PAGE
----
The quotation above can provide you a glance to how, in a so called modish societal worldview, such offhand attempts to degrade the already oppressed gender still exist in a particular workplace.

A recent study on gender inequality in Hollywood conducted at USC’s Annenberg School for Communication and Journalism brought into limelight the initial disadvantages women directors have to face from the start of their careers. The study found that women represent 28% of the directors of narrative shorts. “Female film directors face a fiscal cliff in their careers after making a short film,” noted smith, one of the researchers. “For males opportunities grow, while for females, they vanish.” In the period of 2002 to 2014, female-directed movies comprised just 4.1% of the total top-grossing movies.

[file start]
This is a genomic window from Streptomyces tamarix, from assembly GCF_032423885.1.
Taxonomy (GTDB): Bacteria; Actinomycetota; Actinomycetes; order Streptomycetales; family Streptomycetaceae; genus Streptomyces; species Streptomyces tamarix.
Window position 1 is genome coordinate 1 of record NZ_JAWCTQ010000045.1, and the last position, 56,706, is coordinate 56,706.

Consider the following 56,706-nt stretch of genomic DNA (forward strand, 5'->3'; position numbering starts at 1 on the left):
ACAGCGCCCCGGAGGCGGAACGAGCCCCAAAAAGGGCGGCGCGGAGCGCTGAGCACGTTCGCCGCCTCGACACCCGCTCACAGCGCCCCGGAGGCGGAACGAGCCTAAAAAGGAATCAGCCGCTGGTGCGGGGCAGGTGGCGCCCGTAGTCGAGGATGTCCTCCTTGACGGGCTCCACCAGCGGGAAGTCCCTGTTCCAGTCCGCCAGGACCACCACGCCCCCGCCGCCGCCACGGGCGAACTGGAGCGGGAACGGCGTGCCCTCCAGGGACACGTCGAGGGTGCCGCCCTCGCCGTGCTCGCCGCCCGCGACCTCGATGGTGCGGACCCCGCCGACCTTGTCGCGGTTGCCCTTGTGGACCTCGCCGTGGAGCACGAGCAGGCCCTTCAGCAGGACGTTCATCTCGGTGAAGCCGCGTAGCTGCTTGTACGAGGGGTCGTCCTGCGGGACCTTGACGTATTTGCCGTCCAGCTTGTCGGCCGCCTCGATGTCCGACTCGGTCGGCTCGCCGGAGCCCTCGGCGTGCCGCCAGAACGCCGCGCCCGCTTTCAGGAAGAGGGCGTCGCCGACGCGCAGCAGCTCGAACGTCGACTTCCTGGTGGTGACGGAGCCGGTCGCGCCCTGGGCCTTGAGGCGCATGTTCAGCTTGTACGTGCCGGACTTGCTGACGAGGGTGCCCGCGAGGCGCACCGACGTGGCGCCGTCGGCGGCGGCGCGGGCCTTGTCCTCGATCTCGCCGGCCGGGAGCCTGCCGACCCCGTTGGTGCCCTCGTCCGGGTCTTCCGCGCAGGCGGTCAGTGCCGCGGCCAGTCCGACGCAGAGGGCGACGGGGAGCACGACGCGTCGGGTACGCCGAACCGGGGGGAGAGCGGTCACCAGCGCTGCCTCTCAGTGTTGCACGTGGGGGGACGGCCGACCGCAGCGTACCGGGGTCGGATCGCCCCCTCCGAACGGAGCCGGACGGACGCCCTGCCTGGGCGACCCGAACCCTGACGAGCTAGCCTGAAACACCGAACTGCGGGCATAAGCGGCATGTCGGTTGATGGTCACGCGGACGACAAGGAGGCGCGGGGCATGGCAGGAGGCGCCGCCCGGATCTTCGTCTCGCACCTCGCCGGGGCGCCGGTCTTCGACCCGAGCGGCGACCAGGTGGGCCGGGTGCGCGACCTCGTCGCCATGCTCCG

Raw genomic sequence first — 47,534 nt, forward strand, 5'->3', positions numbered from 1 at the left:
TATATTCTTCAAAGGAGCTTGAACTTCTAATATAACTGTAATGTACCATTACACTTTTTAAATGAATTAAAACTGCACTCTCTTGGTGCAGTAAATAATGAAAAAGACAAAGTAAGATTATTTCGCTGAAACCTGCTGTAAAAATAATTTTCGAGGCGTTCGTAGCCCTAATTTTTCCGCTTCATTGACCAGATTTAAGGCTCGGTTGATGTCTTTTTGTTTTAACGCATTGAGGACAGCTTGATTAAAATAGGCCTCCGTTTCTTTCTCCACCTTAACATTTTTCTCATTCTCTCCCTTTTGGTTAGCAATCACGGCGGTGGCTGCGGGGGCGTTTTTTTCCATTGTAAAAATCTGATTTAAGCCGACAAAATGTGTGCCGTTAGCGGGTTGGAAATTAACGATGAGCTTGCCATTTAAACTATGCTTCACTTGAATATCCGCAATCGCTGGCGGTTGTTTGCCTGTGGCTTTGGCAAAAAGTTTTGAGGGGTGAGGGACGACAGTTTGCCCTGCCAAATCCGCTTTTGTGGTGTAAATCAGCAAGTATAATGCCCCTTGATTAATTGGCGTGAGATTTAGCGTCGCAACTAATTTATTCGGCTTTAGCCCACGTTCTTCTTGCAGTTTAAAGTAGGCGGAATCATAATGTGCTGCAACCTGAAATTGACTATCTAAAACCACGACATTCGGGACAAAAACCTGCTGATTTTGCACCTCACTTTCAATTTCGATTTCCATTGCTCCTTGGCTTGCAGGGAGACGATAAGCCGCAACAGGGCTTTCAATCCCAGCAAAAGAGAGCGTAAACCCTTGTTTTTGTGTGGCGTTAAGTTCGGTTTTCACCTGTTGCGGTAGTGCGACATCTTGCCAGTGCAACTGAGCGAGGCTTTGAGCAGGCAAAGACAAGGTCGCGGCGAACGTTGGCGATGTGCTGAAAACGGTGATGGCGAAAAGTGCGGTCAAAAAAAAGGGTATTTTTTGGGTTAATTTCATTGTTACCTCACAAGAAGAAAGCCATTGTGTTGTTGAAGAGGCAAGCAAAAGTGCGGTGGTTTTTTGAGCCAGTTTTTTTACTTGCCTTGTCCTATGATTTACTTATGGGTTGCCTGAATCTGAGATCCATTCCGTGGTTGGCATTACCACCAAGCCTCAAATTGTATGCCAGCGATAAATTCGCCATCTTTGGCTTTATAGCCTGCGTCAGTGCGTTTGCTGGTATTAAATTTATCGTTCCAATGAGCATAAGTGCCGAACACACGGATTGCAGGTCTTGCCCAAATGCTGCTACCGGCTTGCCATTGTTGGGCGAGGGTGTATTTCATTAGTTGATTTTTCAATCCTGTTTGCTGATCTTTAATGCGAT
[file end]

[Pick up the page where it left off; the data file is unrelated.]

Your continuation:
Now, let’s take a few steps back into an even darker demographic state where people cling so tight to the tag of “Bharatiya Nari” but fail to provide women even the basic sense of respect or dispensation. Filmmaking in India for women is one of the most arduous decisions taken as a career choice because of an established patriarchy that hasn’t left a single area uninfected. The problem here doesn’t even begin with workplace sexism but starts right from the beginning when a female student in her early twenties aspires to pursue a career in films, because here we hardly consider girls to even see a career, let alone moviemaking. A lot of such dreams are crushed; some manage to not give up and grow out like a tuft of grass from a crack in the rock, only to later find themselves surrounded by sexist decision-makings and misogynistic set ups offered by the film industry.